Massive MIMO is the next wave of deployments that will lead to 5G at the macro site. It is deployed in LTE but is not tied to one technology. It is a form of transmission that makes the antenna transmit and receive more efficient for the carrier. While it’s a new technology, the core technology is beamforming. Massive MIMO is the ultimate active antenna using small radio heads in the antenna to transmit and receive with focused energy. It can be used in TDD or FDD. The massive MIMO is not technology dependent but is built to match that technology.
You can put massive MIMO anywhere, but it makes the most sense to put it at the macro site because of the cost. It is not cheap to deploy, but once it is in it add so much value. Why put it in? Because the densification increases exponentially. How does it do that? It has extreme beamforming techniques that allow the antenna to focus on 1 or 2 users. Why is that important? Because the power and data can be focused where it is needed the most. Now, imagine it can do that to over 1,000 users simultaneously. It would be a multi-user MIMO, MU-MIMO. This is going to exponentially improve coverage and the number of users on one sector at any macro site. That is why it will be a crucial differentiator in 5G. It will do amazing things for LTE so 5G will increase the value even more. That is what massive MIMO will do for the carriers, and that is why they want it for their systems.
remote site for a carrier, OEM, or large GC.
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It’s important to understand that this is a big step towards 5G for the macro site. It’s something the carriers will do everywhere it makes economic sense. They will start in the urban areas then work to the rural areas. They may not put in massive MIMO at all macro sites because it’s an expensive upgrade. It is a lot of cost to put on a site where there are few customers.
What is Massive MIMO, really?
When companies refer to massive MIMO, they mainly are talking about the antenna. It’s more than that really. It is the way the antenna and the radio heads transmit and receive. It is a smarter antenna and a lot more radio heads. Imagine now that an antenna has 32 radiators in it. Now, imagine it has 32 transmit by 32 receive radios in one antenna. Imagine that they are all small and that they all can control their beamwidth in all directions.
Think about what I said above. It would be too much to have that many radio heads outside of the antenna. The radiating elements in the antenna need to be smaller since there are so many. However, if you could use smaller radiating elements and tiny radio heads and cram all of that in one antenna, it would become an active antenna. That is what most massive MIMO systems will be, an active antenna on the tower. A very smart antenna that could direct the signal to a specific area.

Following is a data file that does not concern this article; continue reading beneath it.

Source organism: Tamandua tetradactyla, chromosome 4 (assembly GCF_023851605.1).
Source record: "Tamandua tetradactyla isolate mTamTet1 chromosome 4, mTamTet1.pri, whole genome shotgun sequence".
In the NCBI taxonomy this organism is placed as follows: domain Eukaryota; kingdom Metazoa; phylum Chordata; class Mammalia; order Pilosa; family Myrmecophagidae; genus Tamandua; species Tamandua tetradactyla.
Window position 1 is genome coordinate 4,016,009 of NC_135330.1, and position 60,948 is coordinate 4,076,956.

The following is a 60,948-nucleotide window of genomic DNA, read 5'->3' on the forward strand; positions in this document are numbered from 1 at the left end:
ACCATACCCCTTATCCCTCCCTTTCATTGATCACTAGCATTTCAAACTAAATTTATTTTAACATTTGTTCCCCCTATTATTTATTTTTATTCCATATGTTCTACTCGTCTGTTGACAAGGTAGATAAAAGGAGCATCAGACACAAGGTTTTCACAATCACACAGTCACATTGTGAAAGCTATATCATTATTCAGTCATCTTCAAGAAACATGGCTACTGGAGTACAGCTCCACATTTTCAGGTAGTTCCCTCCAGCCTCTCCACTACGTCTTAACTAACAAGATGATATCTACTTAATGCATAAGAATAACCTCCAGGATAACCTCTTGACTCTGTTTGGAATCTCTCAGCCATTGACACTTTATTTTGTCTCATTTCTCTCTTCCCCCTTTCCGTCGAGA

So the antenna is active, which means it has electronics in it. That means that the antenna will need power. So feeding the antenna will be a power cable and fiber jumpers. Coax is not needed to an active antenna, just fiber, and power. This means that the site work will no longer require coax. Now, you have fiber and copper to the antenna directly from the controller/BBU.
How does this change the site design? You’re still running fiber and copper up the tower like most LTE systems today. Instead of going to the radio head, you now go directly to the antenna, a much heavier antenna. Also, you probably need more copper, bigger copper, to power those antennas because of all the radios in one unit. One more thing, more data means more bandwidth needed which means more fibers will be needed. More power, more data, means better performance, in theory anyway.
The fiber needs to feed more than 1 to 4 radio heads. It has to feed more than 16 or even 256 in one antenna, small radio heads, but radio heads all the same. So you could have at least 3 fiber pairs, possibly up to 16 fiber pairs, to each massive MIMO antenna.
Back on the ground, the BBU must be upgraded or replaced so that it can control the active antenna. It also has to process more data than ever on the path to 5G. Think about the overhead to control the power, beam width, radiating elements in the antenna. That is a lot of overhead.
The entire system will need to be upgraded. This means a lot of work at the tower site. This is good for the tower worker. Lots of work through 2020.
What about the tower work?
If you’re reading this section, then you care about the tower work. Let’s go over some commonly asked questions.
What will the antennas look like? They will look like regular antennas only heavier, deeper. I saw some that are not as high or wide, which to me is amazing. They will need to be mounted on the tower without any radio head. So, the weight of the massive MIMO antenna could displace the same weight of the antenna, coax, and radio heads as on system. Basically, on the tower, the new equipment will replace the old equipment by removing the radio heads, coax, and old antennas.
Will you need to run hybrid cables? Probably. Remember, more bandwidth means more fiber. More power means more copper. More means new hybrid cables will be needed.